The End of the World Club (there seem to be quite a few – can’t find a link to the one I mean) is a bunch of Austrianist-inclined people who meet at London’s Institute of Economic Affairs every few weeks to talk about the state of the world, and than afterwards maybe drink and/or dine locally, to try to cheer themselves up again.
Simon Rose, the guy who runs the End of the World Club, has asked me to kick off the discussion on the evening of May 28th. The following is a hastily typed summary of what I have in mind to suggest that we all talk about. I emphasise the “hasty” bit. Under comment pressure I will surely want to modify or even abandon quite a few bits of what follows. My number one purpose here is not to be unchallengeably right about everything, although you never know your luck; my number one purpose is to provoke thought and talk, by looking at the world from a slightly different angle to the usual angles. It began as a mere email to Simon Rose, but as you can see, it got a bit out of hand. My email to Rose will now be the link to this.
Since it’s the “End of the World” Club, I thought it might make sense to think about optimism and pessimism. Is that title (“End of the World”) for real? Or is it playfully ironic? How optimistic or pessimistic are we End-of-the-Worlders about the near future, and the longer term future? How optimistic or pessimistic about the near and longer term future are our statist adversaries? How much difference does that make to anything?
In recent decades, it has been the Austrian School who have been most rationally and persuasively pessimistic about the short run (by which I mean the next few years and the next, say, couple of decades). And it has been the politically middle-of-the-road statists who have been most unthinkingly optimistic, first, that no sort of economic catastrophe was coming, and now, when they try to be as optimistic as they can about the catastrophe (that has happened despite their earlier unthinking optimism) not getting any worse. Austrianists, in contrast, regard the present turmoil as proof that they were and remain right about everything, and that their pessimism, now, about the short term (and actually not that short term) future will accordingly also be entirely justified. Austrianists are mostly pessimists now. (Think Detlev Schlichter.) But they are optimistic about their own thought processes, in which they have absolute confidence.
But when it comes to the bigger picture, it is the broader free marketeer tendency who are now the optimists.
Socialists used to be optimistic, about how their socialism would make humanity materially better off. They were only pessimistic in the sense that they feared that they might never be allowed to do socialism. But about half way through the twentieth century, socialists stopped saying that they would do affluence better than capitalism was doing it, because the claim that capitalism wasn’t doing affluence was becoming absurd. Instead they turned against affluence.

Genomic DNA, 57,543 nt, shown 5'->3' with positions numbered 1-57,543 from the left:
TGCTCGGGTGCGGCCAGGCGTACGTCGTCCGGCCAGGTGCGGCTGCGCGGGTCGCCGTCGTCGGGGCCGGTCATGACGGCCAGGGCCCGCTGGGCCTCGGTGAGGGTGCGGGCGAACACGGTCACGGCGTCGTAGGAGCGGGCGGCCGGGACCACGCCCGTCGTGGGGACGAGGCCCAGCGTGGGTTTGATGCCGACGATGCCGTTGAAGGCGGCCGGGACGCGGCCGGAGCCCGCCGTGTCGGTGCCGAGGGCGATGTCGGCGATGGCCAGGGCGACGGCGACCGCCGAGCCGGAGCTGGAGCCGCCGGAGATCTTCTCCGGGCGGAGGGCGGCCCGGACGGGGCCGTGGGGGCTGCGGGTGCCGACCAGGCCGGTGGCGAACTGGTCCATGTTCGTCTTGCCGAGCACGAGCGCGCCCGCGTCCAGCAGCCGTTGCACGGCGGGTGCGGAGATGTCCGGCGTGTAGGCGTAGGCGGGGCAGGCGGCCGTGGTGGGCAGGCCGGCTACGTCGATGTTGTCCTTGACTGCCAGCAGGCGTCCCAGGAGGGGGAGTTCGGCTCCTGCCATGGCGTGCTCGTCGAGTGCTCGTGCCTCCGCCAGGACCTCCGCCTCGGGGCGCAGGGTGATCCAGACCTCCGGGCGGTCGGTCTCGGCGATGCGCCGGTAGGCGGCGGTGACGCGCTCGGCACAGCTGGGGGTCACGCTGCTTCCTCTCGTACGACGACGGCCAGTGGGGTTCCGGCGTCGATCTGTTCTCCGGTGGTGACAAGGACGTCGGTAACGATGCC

They became economic pessimists about their own policies, in other words. But they stuck with their policies and turned their backs on the idea of mass affluence being a good thing. The Green Movement, which is what socialism has mutated into, is a huge surrender on the economic policy front, and an attempt to engage with the world on a quite different front. Socialists have surrendered the happy future. You have to listen a bit carefully to hear this. It took the form of a huge change of subject, from making the future happier, to making it more virtuous and poverty-stricken. They used to like affluence. Now they trash it. (Have a listen, for instance, to this excellent Jeffrey Tucker talk.) They used to be leading us towards an imaginary heaven on earth. Now they claim merely to be saving us from an equally imaginary hell on earth (and thereby are actually trying to create a real one). I am optimistic that this imagined hell on earth is also now on the way to being abandoned (see, e.g., this blog posting by Pointman). (What will be their next Big Tyranny Excuse?)
Meanwhile, classical liberals (as opposed to the illiberal liberals of our own time) note how free market ideas have raised humanity from abject poverty to a standard of living that was formerly unimaginable even for kings and emperors. Some free marketeers are rationally optimistic (to echo Matt Ridley‘s recent book title) that life will continue to get better, despite everything the statists and socialists now try to throw at it. Other free marketeers are now supremely optimistic that free market policies will work superbly, provided those policies are followed. Think J. P. Floru (an earlier speaker to the End of the World Club – very eloquent, very confident, I was there). Conditional optimism, you might call this. This is the same optimism that the socialists had a hundred years ago or so. It is very potent. The future will be wonderful, but only if you join our cause and help us save this wonderful future from being trashed by our malevolent, idiotic adversaries.
In the first half of the twentieth century free marketeers were much more tentative and intellectually timid. They often agreed that material progress would only happen if big government (with or even without big business) made the running, but argued for freedom anyway, as something that should be sentimentally preserved despite its economic cost. No wonder they did so badly.
But free marketeers are now the optimists. In the long run this means we will win. Discuss. See also: optimism (even irrational optimism) as a technique for success, individually and collectively. See also: pessimism (even (especially?) rational pessimism) as a recipe for failure, individual and collective.